Is it possible that in a state as blue as Massachusetts, Senator Scott Brown would be able to repeat his 2010 feat and win a second race for Ted Kennedy’s seat? The conventional wisdom is that Brown might be able to prevail in a close election. The latest Kimball poll has Brown leading Elizabeth Warren among likely Massachusetts voters by 46 percent to 45 percent. The latest Intrade prediction gives Brown a 57 percent chance of winning.
Nevertheless, I think that the dynamics of the race still favor Warren.
Look, Brown is a formidable political opponent. He is an attractive 6’2″ ex-centerfold model who dons a colonel’s uniform, drives a GMC truck, and plays a good game of basketball. As Massachusetts Republicans go, you can’t get more moderate than Brown—he is pro-choice, accepts gay marriage, and has a centrist voting record. Neither does it hurt that Brown’s family speaks eloquently of his positive attributes.
In contrast, Warren’s campaign has lagged for months. She is a Harvard Law professor who struggles harder to identify with the average voter, unlike the basketball-bouncing Brown. Her TV commercials have been criticized for focusing on national issues rather than issues relevant to Massachusetts voters. Her animated speaking style, so useful in the classrooms of Austin Hall, has been labeled by many as overly strident. Political analyst Dan Payne even criticizes Warren for her “Page Boy haircut” and “granny glasses” that “add about 10 years to her age on TV.” And controversy over Warren’s Cherokee heritage has distracted from her campaign’s message.
Yet, despite Brown’s positive attributes and Warren’s apparent shortcomings, the race still stands at 50-50. Basically, Brown’s ceiling is Warren’s floor. Even back in 2010, when Brown was facing Martha Coakley’s lackluster campaign, Coakley still managed to win 47 percent of the vote. And Elizabeth Warren’s campaign is far better-funded than Coakley’s ever was.
Surely all this must be cause for optimism in the Warren camp.
Most of Brown’s political challenges are deep-rooted, systemic, and difficult to overcome. He is a Republican in a deep-blue state. He needs the support of at least 15 percent of Obama voters just to maintain the 50-50 balance. He depends on winning a large majority of independent voters if he hopes to squeeze out a razor-thin victory.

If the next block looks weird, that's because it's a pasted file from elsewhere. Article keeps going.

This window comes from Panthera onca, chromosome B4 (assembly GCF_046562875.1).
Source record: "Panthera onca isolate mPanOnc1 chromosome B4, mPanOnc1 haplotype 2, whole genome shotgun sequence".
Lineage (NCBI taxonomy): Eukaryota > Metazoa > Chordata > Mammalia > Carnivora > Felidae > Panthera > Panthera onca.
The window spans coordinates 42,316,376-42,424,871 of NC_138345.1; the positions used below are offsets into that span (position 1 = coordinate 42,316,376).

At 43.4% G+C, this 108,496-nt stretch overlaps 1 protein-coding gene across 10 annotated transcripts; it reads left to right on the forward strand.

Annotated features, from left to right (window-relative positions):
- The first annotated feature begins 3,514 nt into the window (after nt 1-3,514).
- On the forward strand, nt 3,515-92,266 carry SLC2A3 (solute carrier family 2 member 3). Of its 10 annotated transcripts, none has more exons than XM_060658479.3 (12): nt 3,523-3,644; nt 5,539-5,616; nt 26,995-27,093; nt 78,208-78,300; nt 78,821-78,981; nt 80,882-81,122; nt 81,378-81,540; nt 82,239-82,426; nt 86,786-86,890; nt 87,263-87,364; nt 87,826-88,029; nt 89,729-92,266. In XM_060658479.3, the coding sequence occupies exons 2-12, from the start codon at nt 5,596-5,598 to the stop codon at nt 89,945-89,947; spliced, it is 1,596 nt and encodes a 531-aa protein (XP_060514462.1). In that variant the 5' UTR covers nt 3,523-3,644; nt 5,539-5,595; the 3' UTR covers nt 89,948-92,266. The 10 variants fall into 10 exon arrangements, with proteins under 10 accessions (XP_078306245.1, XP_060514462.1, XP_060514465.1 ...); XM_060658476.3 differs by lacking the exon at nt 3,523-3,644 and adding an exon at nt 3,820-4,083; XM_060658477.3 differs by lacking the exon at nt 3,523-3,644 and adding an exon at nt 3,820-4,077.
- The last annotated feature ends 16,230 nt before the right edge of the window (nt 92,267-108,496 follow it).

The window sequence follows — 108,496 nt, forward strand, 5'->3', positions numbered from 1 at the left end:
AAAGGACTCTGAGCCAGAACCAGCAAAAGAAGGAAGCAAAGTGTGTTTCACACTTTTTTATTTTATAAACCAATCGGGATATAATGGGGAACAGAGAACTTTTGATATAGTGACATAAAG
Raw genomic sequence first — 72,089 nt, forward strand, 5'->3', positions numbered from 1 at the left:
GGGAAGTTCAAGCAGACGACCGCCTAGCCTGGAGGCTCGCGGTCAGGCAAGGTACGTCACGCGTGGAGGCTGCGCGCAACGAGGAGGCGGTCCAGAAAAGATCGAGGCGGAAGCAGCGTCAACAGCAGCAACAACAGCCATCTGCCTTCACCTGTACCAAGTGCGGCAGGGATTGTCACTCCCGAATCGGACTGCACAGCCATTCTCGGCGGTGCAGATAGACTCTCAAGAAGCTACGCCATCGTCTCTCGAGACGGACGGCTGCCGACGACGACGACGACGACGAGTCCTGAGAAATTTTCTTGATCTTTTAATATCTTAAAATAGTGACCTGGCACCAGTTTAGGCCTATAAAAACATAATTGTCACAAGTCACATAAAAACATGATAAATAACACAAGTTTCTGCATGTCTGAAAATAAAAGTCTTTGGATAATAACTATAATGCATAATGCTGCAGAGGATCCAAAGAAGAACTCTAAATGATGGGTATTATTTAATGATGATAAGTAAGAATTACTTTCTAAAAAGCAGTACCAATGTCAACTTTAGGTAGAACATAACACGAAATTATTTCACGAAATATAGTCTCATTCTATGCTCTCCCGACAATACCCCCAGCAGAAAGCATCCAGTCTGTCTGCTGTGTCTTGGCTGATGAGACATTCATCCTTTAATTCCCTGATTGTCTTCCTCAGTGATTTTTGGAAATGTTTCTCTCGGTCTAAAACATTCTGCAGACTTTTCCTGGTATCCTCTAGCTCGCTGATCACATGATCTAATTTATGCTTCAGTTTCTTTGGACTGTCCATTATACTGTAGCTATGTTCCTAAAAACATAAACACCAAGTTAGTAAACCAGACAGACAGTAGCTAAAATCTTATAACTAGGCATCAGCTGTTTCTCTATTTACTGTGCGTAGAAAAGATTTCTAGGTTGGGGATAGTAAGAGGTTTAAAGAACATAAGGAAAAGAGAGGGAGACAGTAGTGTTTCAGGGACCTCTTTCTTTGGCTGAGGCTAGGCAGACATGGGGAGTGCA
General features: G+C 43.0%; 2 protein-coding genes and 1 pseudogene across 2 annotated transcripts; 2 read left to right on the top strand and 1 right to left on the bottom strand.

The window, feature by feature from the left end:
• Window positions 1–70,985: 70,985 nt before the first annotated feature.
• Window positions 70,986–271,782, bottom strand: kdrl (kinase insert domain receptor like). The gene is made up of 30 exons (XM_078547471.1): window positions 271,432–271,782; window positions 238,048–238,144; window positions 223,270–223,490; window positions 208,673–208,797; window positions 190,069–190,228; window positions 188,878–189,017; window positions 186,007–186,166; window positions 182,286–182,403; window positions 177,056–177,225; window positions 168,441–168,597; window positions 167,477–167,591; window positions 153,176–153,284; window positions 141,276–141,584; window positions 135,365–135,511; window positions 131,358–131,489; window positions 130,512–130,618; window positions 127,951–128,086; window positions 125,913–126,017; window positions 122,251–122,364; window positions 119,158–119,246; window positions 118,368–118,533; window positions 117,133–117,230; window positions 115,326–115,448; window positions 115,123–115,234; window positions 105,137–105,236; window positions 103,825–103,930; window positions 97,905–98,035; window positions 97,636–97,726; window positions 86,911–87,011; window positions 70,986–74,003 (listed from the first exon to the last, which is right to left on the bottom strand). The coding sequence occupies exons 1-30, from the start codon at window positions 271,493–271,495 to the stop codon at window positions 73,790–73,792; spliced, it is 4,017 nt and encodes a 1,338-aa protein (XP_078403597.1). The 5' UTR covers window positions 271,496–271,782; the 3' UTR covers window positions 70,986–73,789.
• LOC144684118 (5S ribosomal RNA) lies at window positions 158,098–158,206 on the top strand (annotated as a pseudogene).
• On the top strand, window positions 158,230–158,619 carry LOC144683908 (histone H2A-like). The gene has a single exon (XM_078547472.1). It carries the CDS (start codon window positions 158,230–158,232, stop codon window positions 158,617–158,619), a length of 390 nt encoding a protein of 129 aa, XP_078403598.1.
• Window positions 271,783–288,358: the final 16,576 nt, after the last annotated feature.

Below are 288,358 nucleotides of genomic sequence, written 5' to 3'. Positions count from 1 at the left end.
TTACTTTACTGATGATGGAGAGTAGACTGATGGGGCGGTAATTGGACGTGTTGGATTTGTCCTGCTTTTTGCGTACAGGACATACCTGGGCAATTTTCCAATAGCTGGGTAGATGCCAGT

In contrast, most of Warren’s perceived problems are easy to fix. Within a week, her campaign could adjust its focus from national to local issues. With a little voice coaching, Warren can easily recalibrate her speaking style. For two dozen dollars, Warren could temporarily trade her glasses for a month’s supply of contact lenses. And should Warren so choose to inch her rhetoric further towards the political center, she could eat into Brown’s vital centrist constituency. None of these steps appear difficult.
Scott Brown is a fine senator, and it would be a pity if he loses in November. Nevertheless, the fundamentals seem to favor Warren. She is holding her own at 50-50 despite her campaign’s shortcomings. And as an accomplished, ambitious law professor, she surely has the pragmatism to take the steps necessary to build a majority.
Chris Seck is a 3L. His column runs on Wednesdays.
The views in opinion editorials, columns, and letters do not necessarily reflect the views of The Record
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